When the roads get slick, a vehicle’s drive system — front, rear, all or four — affects handling.
For example, an email from reader GC reminds drivers of the engine braking effect of a front-wheel drive system, warning, “I really enjoy your column but would like you to address the problem of front wheel drive autos on snow/ice/slick roads. When traveling at normal speeds in a front wheel drive auto in the aforementioned conditions and you let off on the accelerator, the front of the auto will decelerate due to engine compression. The rear of the auto continues at the same speed as before. At this point the rear of the auto will try to pass the front of the auto resulting in a skid.”
Drivers enjoy the extra traction that front-wheel drive autos offer over their rear-wheel drive counterparts when leaving a stop or climbing a grade in slippery conditions. That advantage is simply due to the extra weight (engine and transaxle) residing directly over the drive wheels.
Once the vehicle is rolling, however, one should be aware of the inherent handling characteristics of a weight-laden front end. There is a reason that race cars and sports cars are generally rear-wheel drive configuration: it helps achieve a desired 50/50 front/rear weight balance. Nearing that balance allows the most predictable vehicle behavior when cornering, accelerating and braking at the limits of adhesion. The same principles of tire adhesion loss at high speeds on dry pavement occur at lower speed on wet pavement, and lower yet on snowy/icy roads.
That’s why I stress the importance of gentle input to controls in the slipperiest conditions. As GC suggests, even backing off the accelerator too suddenly can cause a spin due to the engine braking effect on a front-wheel drive car. And actually, a spin can be initiated by backing off the gas of a rear-wheel drive car too, since the engine braking effect on the rear wheels will cause a rear tire adhesion loss initiating the rear to pass the front. Logic may infer that rear-only braking would make the rear “drag” stably behind the front, but breaking rear adhesion actually speeds up the rear, having the same effect described by GC. Motorcycles also go sideways if the rear brake is applied aggressively by itself.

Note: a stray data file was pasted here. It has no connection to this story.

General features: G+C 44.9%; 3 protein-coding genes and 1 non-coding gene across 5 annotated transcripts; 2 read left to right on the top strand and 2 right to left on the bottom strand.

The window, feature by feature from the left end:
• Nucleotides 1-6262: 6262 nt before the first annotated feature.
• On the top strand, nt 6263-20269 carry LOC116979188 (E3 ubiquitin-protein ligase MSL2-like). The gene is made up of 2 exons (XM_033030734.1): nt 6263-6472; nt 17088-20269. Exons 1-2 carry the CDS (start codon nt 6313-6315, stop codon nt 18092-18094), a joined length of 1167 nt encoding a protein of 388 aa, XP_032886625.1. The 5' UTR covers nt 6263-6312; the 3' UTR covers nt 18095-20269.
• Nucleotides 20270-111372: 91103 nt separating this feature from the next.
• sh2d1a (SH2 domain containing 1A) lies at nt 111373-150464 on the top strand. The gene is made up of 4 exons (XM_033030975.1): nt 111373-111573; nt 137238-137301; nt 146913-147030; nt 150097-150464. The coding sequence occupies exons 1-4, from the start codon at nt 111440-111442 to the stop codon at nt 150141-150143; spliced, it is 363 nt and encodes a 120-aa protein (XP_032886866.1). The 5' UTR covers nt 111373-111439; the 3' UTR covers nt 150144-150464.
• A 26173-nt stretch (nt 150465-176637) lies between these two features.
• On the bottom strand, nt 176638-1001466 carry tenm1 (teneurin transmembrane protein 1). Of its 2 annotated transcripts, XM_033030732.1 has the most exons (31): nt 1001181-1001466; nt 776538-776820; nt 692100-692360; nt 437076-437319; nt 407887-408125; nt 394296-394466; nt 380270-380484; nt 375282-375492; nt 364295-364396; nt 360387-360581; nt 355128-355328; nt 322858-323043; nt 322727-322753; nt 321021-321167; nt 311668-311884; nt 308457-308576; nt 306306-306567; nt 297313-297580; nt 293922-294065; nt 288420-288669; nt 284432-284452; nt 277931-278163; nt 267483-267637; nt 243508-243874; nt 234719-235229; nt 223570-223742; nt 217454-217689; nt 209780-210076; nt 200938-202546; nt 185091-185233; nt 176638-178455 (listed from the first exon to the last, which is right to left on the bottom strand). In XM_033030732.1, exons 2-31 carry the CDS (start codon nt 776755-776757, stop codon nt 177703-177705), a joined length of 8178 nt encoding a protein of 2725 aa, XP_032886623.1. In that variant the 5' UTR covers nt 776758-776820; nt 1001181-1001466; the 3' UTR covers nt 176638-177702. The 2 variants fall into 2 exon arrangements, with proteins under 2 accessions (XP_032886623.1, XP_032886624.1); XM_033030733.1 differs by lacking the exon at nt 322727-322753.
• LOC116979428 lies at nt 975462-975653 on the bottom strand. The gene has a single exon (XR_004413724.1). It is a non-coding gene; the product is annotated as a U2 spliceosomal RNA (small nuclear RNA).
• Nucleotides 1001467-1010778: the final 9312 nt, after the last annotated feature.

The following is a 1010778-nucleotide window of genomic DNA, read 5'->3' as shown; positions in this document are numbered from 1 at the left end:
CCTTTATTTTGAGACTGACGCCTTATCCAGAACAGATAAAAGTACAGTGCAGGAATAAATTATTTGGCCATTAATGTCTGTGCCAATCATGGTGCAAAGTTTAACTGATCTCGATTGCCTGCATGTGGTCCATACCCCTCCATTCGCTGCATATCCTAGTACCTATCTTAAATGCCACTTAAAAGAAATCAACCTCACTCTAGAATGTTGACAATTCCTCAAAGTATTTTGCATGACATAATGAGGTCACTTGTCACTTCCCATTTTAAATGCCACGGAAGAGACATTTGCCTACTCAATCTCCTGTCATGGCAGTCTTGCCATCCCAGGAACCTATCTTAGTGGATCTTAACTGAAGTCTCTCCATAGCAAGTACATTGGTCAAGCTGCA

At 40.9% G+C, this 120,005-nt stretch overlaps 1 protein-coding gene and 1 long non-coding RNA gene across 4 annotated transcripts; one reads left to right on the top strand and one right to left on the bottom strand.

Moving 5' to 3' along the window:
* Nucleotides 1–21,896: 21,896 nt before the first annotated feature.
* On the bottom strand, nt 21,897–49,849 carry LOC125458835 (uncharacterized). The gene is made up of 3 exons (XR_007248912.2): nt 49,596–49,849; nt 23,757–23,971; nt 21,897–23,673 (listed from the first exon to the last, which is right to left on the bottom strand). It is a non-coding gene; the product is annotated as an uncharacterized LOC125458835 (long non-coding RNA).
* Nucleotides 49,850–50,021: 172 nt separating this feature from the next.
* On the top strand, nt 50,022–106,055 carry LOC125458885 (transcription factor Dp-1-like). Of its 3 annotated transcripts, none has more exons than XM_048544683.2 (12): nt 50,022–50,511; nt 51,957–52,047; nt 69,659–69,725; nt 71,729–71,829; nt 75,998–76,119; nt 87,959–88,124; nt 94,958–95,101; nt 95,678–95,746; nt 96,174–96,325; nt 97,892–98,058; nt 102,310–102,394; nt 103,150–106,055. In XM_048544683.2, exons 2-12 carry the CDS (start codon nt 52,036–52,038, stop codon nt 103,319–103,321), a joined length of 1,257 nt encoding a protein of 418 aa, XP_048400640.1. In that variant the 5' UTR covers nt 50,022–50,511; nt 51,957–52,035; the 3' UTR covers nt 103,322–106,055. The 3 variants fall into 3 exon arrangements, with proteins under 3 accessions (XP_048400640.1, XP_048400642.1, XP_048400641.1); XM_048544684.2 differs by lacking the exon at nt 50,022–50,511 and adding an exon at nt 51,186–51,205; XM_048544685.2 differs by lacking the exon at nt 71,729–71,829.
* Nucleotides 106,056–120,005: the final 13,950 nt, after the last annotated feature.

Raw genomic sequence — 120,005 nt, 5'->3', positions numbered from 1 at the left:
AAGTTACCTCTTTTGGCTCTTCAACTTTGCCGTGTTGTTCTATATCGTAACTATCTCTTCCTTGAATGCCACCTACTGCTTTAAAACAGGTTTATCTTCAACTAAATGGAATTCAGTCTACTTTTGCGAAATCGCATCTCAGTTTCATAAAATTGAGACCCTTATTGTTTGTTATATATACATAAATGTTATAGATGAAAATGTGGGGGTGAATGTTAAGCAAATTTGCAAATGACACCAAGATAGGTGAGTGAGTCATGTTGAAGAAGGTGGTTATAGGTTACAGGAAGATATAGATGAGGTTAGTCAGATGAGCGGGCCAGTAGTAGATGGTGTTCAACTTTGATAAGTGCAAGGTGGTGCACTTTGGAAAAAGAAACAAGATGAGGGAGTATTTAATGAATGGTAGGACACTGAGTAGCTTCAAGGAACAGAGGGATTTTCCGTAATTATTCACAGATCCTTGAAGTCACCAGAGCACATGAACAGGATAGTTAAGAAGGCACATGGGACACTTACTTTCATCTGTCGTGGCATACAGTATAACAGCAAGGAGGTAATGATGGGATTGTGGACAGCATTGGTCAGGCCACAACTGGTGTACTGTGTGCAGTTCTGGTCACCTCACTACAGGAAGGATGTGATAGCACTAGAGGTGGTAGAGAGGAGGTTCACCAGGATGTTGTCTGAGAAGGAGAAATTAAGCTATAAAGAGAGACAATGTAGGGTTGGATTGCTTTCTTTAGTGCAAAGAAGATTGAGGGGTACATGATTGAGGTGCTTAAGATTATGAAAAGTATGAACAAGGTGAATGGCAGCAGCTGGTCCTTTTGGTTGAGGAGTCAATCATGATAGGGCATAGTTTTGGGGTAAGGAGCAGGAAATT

Four-wheel and all-wheel drive cars are less prone to this effect due to a more favorable front/rear balance and extra weight over each wheel, but they can still spin with too-sharp deceleration on icy surfaces.
So, whether it’s going, stopping or cornering, a very gentle input is imperative to successful vehicle operation on wintry roads.
Due to engine braking, an effective driver technique for even, four-wheel braking in slick conditions, especially in emergencies, is to momentarily move the shift lever to neutral (or depress the clutch with manual transmission) while braking. This uncouples the engine from the drive wheels, negating the interfering effect of engine braking. This is an advance driving technique that should only be applied by drivers confident with their vehicle and how it operates and handles.
Also try to avoid tire spin. With a front-wheel drive car, the front will become unstable and move sideways and with rear-wheel drive tires, the rear will slide out. Tire spin can usually be avoided with four and all-wheel drive, and is being mitigated with the growing fleet of vehicles having traction control.
Readers may contact Bill Love via e-mail at email@example.com.